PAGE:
UNIQUE AZOREDUCTASE ACTIVITY OF THE PSEUDOMONAS AERUGINOSA STRAIN FRD1
Marla Ichord, Gilbert John.
Oklahoma State University, Stillwater, OK.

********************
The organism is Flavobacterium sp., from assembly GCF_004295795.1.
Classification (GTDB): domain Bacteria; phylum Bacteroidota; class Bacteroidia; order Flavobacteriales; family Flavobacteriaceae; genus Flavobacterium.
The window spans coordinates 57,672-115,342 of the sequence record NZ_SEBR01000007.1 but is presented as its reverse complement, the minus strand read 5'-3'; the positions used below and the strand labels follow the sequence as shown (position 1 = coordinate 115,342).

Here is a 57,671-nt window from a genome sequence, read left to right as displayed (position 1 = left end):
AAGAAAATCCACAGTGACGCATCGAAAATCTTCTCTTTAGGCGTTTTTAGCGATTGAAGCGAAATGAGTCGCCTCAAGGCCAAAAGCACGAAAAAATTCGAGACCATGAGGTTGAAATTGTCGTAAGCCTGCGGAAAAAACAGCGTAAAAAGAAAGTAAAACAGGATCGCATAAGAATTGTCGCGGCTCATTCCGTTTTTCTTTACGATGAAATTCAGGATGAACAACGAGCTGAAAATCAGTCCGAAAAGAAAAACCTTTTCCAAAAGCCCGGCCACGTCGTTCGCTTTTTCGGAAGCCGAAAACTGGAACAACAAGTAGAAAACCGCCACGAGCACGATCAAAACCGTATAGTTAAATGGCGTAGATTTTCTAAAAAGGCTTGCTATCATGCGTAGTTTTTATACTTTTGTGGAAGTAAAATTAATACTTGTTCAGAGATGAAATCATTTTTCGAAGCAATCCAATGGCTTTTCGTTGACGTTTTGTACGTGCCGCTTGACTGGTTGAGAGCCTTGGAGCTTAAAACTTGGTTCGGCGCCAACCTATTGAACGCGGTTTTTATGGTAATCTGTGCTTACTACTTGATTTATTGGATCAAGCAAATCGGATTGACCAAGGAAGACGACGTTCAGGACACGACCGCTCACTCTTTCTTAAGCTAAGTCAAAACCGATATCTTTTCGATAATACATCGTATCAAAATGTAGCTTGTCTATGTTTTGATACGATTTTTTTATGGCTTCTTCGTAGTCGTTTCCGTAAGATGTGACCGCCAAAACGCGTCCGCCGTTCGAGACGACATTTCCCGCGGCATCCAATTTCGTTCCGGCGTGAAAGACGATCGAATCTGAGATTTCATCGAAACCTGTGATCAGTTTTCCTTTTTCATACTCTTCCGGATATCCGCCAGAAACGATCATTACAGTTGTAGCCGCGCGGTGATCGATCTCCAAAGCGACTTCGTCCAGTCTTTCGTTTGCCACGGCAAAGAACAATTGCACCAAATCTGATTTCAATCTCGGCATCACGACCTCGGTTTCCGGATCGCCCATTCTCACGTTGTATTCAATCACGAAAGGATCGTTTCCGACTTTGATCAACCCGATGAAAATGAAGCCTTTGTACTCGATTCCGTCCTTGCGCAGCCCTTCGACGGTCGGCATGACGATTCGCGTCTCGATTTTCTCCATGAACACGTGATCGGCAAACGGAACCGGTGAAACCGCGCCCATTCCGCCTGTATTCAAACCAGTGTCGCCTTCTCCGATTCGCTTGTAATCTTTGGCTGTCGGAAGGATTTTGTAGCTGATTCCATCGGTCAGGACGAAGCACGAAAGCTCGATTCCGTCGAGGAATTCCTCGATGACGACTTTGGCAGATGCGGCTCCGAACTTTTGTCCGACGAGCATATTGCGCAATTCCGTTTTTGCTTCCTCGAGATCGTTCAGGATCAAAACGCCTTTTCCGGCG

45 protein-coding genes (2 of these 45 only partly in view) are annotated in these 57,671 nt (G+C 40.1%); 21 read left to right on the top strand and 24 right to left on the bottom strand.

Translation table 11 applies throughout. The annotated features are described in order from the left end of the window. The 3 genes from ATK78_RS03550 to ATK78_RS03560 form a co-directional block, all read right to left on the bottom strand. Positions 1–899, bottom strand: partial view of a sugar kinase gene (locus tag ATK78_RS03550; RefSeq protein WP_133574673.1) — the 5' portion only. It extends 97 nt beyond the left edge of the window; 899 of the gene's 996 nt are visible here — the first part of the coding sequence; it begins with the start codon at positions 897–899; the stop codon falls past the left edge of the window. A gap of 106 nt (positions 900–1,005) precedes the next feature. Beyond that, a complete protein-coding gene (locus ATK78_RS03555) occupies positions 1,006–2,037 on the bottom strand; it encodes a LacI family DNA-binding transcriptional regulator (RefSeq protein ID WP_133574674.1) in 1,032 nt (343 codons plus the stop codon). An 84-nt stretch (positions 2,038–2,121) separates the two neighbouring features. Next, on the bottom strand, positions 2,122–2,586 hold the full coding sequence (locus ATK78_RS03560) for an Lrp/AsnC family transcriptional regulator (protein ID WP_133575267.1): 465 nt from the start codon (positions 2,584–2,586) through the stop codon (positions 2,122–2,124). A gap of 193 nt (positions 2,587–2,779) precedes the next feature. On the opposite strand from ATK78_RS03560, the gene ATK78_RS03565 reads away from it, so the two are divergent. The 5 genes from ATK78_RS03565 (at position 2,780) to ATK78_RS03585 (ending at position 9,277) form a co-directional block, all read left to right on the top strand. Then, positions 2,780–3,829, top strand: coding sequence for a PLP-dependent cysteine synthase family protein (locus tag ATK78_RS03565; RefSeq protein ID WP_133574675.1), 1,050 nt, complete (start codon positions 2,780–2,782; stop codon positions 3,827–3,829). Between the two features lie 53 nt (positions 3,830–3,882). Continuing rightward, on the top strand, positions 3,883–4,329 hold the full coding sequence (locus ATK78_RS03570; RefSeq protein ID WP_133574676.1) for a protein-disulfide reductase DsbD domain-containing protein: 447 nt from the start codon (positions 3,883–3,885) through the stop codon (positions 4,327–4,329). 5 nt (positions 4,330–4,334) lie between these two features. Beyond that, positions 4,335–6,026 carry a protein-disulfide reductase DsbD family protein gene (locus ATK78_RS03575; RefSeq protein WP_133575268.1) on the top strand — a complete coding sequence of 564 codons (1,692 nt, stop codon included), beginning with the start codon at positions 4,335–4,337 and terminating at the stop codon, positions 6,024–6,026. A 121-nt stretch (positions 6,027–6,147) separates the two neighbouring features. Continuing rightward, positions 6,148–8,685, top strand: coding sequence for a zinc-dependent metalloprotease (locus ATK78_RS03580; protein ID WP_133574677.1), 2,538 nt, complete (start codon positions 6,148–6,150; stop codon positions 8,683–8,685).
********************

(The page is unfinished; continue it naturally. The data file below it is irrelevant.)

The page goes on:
Nosocomial respiratory infections in cystic fibrosis patients are associated with Pseudomonas aeruginosa, which contributes to high morbidity, mortality, and antibiotic resistance in immunocompromised patients. One approach to combat this upward trend is to find a unique survival mechanism for P. aeruginosa infections. This study seeks to establish a unique mechanism of bacterial survival for the Pseudomonas aeruginosa strain FRD1, a cystic fibrosis isolate and alginate (mucoid) producing bacterium, which is phenotypically different than the nonmucoid PAO1 strain. The study specifically examines the physiology and molecular functions of strains FRD and PAO1 azoreductase activities. We hypothesize that FRD1 is uniquely different than PAO1 based on its mechanism of survival via azoreductase activity. Other investigators have extensively studied azoreductase in P. aeruginosa PAO1, as 3 proteins (paAzo-1,-2,-3) have been fully characterized. However, no published information is available regarding molecular, biochemical, and physiological parameters for P. aeruginosa FDR1. The results, after testing 10 azo dyes, determined that FRD1 is able to metabolize (OD/time) the azo dye (methyl red), compared to PAO1, suggesting unique azoreductases may be present within the bacterium. Pure enzyme studies further support unique azoreductases based on specific activity (µM dye/mg protein/min) data. Overall, results support the uniqueness of FRD1 and suggest a potential new mechanism for bacterial survival thereby increasing survivability and ultimately pathogenicity of the bacterium.